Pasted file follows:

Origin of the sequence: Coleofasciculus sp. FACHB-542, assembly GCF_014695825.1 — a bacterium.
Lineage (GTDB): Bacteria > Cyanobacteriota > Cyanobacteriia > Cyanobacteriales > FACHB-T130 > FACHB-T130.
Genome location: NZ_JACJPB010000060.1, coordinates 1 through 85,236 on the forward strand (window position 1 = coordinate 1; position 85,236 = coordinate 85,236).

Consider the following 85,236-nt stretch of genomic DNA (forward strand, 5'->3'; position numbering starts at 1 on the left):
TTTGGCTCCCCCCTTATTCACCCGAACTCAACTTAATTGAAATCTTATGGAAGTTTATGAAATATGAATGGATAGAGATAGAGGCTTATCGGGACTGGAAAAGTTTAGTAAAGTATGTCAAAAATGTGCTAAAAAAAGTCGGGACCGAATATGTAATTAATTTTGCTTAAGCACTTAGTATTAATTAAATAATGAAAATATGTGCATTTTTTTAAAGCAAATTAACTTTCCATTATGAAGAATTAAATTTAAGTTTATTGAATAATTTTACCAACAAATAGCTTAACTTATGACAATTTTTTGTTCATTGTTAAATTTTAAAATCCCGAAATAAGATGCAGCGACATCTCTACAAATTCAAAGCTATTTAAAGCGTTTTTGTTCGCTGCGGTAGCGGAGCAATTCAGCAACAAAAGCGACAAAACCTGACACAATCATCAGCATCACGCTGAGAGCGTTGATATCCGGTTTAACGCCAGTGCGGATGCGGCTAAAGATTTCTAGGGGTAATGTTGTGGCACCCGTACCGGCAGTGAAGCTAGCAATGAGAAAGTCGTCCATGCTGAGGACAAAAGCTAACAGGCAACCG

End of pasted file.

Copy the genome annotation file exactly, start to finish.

Origin of the sequence: Coleofasciculus sp. FACHB-542, assembly GCF_014695825.1 — a bacterium.
Lineage (GTDB): Bacteria > Cyanobacteriota > Cyanobacteriia > Cyanobacteriales > FACHB-T130 > FACHB-T130.
Genome location: NZ_JACJPB010000060.1, coordinates 1 through 85,236 on the forward strand (window position 1 = coordinate 1; position 85,236 = coordinate 85,236).

Consider the following 85,236-nt stretch of genomic DNA (forward strand, 5'->3'; position numbering starts at 1 on the left):
TTTGGCTCCCCCCTTATTCACCCGAACTCAACTTAATTGAAATCTTATGGAAGTTTATGAAATATGAATGGATAGAGATAGAGGCTTATCGGGACTGGAAAAGTTTAGTAAAGTATGTCAAAAATGTGCTAAAAAAAGTCGGGACCGAATATGTAATTAATTTTGCTTAAGCACTTAGTATTAATTAAATAATGAAAATATGTGCATTTTTTTAAAGCAAATTAACTTTCCATTATGAAGAATTAAATTTAAGTTTATTGAATAATTTTACCAACAAATAGCTTAACTTATGACAATTTTTTGTTCATTGTTAAATTTTAAAATCCCGAAATAAGATGCAGCGACATCTCTACAAATTCAAAGCTATTTAAAGCGTTTTTGTTCGCTGCGGTAGCGGAGCAATTCAGCAACAAAAGCGACAAAACCTGACACAATCATCAGCATCACGCTGAGAGCGTTGATATCCGGTTTAACGCCAGTGCGGATGCGGCTAAAGATTTCTAGGGGTAATGTTGTGGCACCCGTACCGGCAGTGAAGCTAGCAATGAGAAAGTCGTCCATGCTGAGGACAAAAGCTAACAGGCAACCG